Tony Ward: It wasn't pretty but it sure was effective
This wasn't one for the purists - it wasn't the beautiful game, was never going to be. But what it represented on its opening outing was a squad (and I emphasise that aspect strongly) well prepared, well versed in the individual requirements and collectively putting together a performance of substance. One which tells me after just 80 minutes evidence that here, for sure, is a group destined to be in the shake up for silverware in the coming weeks.
When you play the Italians in Rome, you cut your cloth to measure. It ain't pretty but it's winningly effective and that was Joe Schmidt's Ireland in the Stadio Olimpico on Saturday. Yes England hit the ground running with that impressive showing in Cardiff, but so did we. Not for a minute am I comparing both winning performances as, in respect to the Welsh and Italians, it is not like with like.
What we got from Paul O'Connell and company was a performance high on endeavour but that's a given. More relevantly, it smacked of clinical and patient professionalism, a group fully in tune with the needs of the day and adapting to those demands as it went. We were patient and, for most of a turgid affair with precious little space on offer, were in control of all three key components - territory, possession and tempo.
The scoreline fully reflected what we witnessed. Keeping the Italians to a single penalty kick over 80 minutes in Rome represents some achievement on the road in the opening game. Schmidt will not see it as such, nor should he, but equally he knows that as winning starts go, its pretty close to as good as it gets.
I say as good as it gets because it was nowhere near the level required to beat the French and English over the next fortnight in phase two of operation title defence 2015. There is much work to be done but that has already begun, of that you can be assured. In no way do I mean to be disrespectful to the Azzurri, but you do the Italian job and move on.
While the scrum wobbled a bit in the closing exchanges - and it is most unfair to lay that at the feet of James Cronin alone - there was much satisfaction from a primary job well done with both line-out and scrum providing the platform for the relatively comfortable win that followed.
In individual terms, there were big displays all round. Jack McGrath was outstanding and a very real candidate for man of the match. So too the entire back row, with Jordi Murphy really coming of age and Tommy O'Donnell in very difficult circumstances, likewise. O'Donnell had a storming game ironically helped by that last minute call to action.
By contrast, for Murphy and Ian Keatley there was an upstairs battle to be won ahead of kick-off. They both succeeded admirably.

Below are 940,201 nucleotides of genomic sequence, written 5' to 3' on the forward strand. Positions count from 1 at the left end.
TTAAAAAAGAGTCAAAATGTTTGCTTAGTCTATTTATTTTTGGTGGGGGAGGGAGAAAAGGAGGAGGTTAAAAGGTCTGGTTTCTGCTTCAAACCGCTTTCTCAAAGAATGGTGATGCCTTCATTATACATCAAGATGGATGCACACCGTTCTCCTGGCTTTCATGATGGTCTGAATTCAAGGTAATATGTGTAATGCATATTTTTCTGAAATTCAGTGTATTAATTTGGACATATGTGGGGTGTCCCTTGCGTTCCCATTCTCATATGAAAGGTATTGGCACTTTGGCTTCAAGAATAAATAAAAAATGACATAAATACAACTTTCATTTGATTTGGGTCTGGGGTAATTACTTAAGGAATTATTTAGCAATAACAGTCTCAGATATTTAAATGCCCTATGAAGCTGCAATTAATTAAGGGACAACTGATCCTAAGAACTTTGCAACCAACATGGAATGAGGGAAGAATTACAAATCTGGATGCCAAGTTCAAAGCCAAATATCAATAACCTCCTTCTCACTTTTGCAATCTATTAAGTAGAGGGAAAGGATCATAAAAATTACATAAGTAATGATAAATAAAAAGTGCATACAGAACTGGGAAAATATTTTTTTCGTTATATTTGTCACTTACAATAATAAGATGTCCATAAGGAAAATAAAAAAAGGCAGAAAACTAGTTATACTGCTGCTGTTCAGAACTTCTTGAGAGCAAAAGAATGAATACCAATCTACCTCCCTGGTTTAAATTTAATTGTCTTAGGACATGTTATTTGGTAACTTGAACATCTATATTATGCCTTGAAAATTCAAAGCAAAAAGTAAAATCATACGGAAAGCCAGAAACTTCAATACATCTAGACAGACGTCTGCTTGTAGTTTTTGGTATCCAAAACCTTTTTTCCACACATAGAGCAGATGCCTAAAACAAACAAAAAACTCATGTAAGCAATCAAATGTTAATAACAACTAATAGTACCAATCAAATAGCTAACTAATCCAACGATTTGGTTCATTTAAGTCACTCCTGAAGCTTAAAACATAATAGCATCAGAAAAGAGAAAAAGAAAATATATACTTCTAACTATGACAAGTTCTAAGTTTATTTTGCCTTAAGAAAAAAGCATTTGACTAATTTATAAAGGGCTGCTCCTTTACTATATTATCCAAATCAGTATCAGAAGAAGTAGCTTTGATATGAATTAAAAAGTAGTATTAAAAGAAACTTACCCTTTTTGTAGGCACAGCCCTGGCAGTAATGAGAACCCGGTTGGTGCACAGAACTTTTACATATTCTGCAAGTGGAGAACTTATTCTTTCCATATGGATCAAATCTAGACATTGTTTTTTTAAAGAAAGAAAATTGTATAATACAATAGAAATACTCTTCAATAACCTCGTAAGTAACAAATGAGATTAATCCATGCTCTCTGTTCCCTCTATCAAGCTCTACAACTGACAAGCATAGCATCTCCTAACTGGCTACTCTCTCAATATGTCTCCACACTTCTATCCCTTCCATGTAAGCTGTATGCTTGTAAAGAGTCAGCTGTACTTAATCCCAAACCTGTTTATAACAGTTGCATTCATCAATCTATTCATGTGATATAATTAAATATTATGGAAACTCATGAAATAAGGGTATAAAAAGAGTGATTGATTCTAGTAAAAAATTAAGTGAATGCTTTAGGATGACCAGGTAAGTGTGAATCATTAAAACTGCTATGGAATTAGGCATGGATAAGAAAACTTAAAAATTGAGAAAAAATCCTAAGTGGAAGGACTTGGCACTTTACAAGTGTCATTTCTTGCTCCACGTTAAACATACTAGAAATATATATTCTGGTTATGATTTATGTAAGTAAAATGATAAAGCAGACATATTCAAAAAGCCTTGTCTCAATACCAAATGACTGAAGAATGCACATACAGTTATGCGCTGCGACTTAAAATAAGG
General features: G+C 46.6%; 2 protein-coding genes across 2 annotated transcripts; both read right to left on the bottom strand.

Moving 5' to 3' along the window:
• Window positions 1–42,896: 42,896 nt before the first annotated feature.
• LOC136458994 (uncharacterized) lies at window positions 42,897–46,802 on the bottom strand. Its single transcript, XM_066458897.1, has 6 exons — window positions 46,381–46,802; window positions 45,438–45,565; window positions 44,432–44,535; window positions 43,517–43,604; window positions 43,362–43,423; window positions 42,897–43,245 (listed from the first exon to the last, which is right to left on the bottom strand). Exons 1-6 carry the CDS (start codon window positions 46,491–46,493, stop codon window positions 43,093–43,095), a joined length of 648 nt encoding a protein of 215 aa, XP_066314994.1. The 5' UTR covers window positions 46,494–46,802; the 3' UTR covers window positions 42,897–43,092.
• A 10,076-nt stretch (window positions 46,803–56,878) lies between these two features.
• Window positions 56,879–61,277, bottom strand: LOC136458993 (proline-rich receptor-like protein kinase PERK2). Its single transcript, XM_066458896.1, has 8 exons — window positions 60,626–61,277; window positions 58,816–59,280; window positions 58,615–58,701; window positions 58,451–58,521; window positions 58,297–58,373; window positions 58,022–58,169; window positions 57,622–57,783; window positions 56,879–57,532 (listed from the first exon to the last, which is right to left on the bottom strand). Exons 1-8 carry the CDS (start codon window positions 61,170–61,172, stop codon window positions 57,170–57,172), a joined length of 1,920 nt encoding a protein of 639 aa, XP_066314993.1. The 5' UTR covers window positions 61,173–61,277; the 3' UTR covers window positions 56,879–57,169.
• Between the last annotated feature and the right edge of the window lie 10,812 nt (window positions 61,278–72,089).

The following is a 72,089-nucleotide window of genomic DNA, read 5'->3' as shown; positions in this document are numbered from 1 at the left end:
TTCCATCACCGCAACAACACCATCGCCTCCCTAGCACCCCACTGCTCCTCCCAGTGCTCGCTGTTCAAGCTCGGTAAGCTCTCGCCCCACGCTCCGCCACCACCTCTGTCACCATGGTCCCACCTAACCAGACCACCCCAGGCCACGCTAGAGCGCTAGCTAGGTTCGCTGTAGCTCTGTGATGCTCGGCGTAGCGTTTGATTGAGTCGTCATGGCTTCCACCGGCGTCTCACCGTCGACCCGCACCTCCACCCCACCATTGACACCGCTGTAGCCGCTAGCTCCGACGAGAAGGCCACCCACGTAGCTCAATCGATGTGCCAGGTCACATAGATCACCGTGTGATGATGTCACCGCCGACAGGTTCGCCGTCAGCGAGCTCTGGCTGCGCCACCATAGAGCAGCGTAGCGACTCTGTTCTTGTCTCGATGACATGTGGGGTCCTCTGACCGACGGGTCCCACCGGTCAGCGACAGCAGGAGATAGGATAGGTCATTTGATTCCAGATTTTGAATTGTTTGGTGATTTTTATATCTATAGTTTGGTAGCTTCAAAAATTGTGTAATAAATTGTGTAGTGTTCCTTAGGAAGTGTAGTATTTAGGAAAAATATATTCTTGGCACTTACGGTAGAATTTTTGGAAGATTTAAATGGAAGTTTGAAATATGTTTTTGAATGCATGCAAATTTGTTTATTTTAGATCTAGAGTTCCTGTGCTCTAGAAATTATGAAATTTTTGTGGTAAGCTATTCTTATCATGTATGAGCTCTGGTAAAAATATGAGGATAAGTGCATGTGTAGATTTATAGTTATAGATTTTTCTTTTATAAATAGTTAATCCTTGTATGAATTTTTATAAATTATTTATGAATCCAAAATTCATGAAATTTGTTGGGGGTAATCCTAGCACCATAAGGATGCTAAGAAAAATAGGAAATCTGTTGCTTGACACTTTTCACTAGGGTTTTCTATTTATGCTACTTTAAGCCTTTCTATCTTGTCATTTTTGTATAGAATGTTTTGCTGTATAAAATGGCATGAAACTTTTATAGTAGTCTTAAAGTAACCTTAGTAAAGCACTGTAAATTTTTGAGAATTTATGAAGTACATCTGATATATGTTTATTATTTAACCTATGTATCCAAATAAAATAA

Aided and abetted by another powerful performance of outstanding maturity and great common sense from Conor Murray (a definite captain in the making) the 'half-back issue' wasn't one. Keatley started nervously but grew in confidence as the challenge progressed. He is a confidence player if ever there was one and for sure this will have done him the world of good. Whether it's enough to keep him involved for Les Bleus, we will discuss in greater detail in the coming days.
Regardless, he should be mighty proud of this Six Nations debut in Rome. Beyond that, both centres looked strong and full of subtle but inventive running on limited opportunities.
Early days still I know, but the Robbie Henshaw/Jared Payne combination could be set for a decent tenure. Wesley Fofana and Mathieu Bastareaud will bring different demands, but on the Springbok and Italian evidence thus far, the individual and collective in Ireland's midfield looks good.
The manner in which the replacements slotted in seamlessly, and yes the scrum did buckle a bit late on, allied to the composed manner in which we dealt with the O'Brien setback, the early signs are good. It wasn't a title-winning performance nor would we have wanted it to be, but in terms of gathering early winning momentum, it represented mission accomplished.
A 20-plus points difference over the Italians in Rome on the opening day would have been taken by any of the other four participating head coaches. But it wasn't just the win - there was very real substance to it.
We employed two visibly differing game plans before and after the break. In the first, the ball scarcely went beyond the out-half, in the second it was moved from side to side. Not by any means error free, but a sensible and clearly pre-designed strategy nonetheless. Murray's eventual breakthrough try wasn't created in the moment but on the back of the 60 minute slog that went before.
Momentum achieved, our title defence is up and running.